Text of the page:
Dimensions2.17in x 2.17in x 4.09in2.95in x 2.95in x 4.25in
Pan rangeN/A360 degrees
Tilt rangeN/A96 degrees
Voice Assistant / Smart Home supportAlexa, Google Assistant, Apple HomeKitAlexa, Google Assistant, Apple HomeKit
Field of View125 degrees125 degrees
Image Sensor1/2.7" CMOS1/2.7" CMOS
Digital Zoom8X8X
Night Vision Range32.8 feet32.8 feet
Local storageUp to 128GB MicroSD (not included)Up to 128GB MicroSD (not included)
Cloud storageYesYes

One major privacy benefit of the Pan & Tilt model is an automatic function that turns the camera inward to face its container whenever you turn it off. That way, you can look and see a visual indication that you're not currently being recorded. If you plan to have your cameras on at all times anyway, even when home, then this feature will be less important to you; but those with security concerns can rest a bit easier.

Any other differences are fairly minor. The Pan & Tilt model weighs more and is more bottom-heavy, which may make it less likely to get accidentally toppled over than its counterpart. Either model can be mounted using the included mounting plate, but for the Pan & Tilt model to be mounted upright, you'll need to buy a separate accessory from Eufy.

Pan & Tilt is worth paying extra

The increased FOV that panning and tilting provide more than justifies the minor increase in price.

The upgraded, movable model frees you from the anxiety of finding the perfect angle to place your camera. This forestalls any unnecessary anxiety about criminals lurking just out of sight, and gives you more options on where to place your camera where kids or pets won't topple it over. Plus, by automatically blocking its feed when it turns off, this model offers you, or any guests, an obvious indication that no one is secretly being recorded.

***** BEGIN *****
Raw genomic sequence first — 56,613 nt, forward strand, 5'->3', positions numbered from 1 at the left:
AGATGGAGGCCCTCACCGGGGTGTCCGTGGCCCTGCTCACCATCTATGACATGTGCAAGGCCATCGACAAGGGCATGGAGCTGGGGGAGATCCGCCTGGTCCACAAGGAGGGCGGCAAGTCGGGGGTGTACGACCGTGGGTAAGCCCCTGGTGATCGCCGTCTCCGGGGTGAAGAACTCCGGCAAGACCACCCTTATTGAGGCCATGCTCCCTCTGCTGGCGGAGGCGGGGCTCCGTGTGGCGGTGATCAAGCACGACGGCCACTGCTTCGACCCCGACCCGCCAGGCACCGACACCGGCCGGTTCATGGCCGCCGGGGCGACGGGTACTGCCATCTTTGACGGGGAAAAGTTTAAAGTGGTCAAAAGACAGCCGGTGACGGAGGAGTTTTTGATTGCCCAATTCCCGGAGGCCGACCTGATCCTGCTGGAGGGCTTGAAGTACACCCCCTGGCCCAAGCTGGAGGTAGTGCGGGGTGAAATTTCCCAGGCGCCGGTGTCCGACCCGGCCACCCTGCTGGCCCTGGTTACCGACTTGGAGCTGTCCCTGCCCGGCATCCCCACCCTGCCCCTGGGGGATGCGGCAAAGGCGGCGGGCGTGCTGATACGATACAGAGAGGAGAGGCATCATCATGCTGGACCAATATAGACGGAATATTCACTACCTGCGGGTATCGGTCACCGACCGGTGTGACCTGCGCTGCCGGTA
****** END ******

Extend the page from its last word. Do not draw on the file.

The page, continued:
Considering the minor price difference between the two, these benefits certainly justify paying for the superior model. The exception may be buyers who only want to focus their surveillance on one specific spot, such as the front door, making panning unnecessary.

But to make the most of your purchase and keep watch on as much of your home as possible, we still recommend you go with the Pan & Tilt model. Especially if you plan to buy multiple units to cover your entire house, which will let you buy fewer cameras in total.

Michael L Hicks
Senior Editor, VR/AR and fitness

Michael is Android Central's resident expert on fitness tech and wearables, with an enthusiast's love of VR tech on the side. After years freelancing for Techradar, Wareable, Windows Central, Digital Trends, and other sites on a variety of tech topics, AC has given him the chance to really dive into the topics he's passionate about. He's also a semi-reformed Apple-to-Android user who loves D&D, Star Wars, and Lord of the Rings.

For wearables, Michael has tested dozens of smartwatches from Garmin, Fitbit, Samsung, Apple, COROS, Polar, Amazfit, and other brands, and will always focus on recommending the best product over the best brand. He's also completed marathons like NYC, SF, Marine Corps, Big Sur, and California International — though he's still trying to break that 4-hour barrier.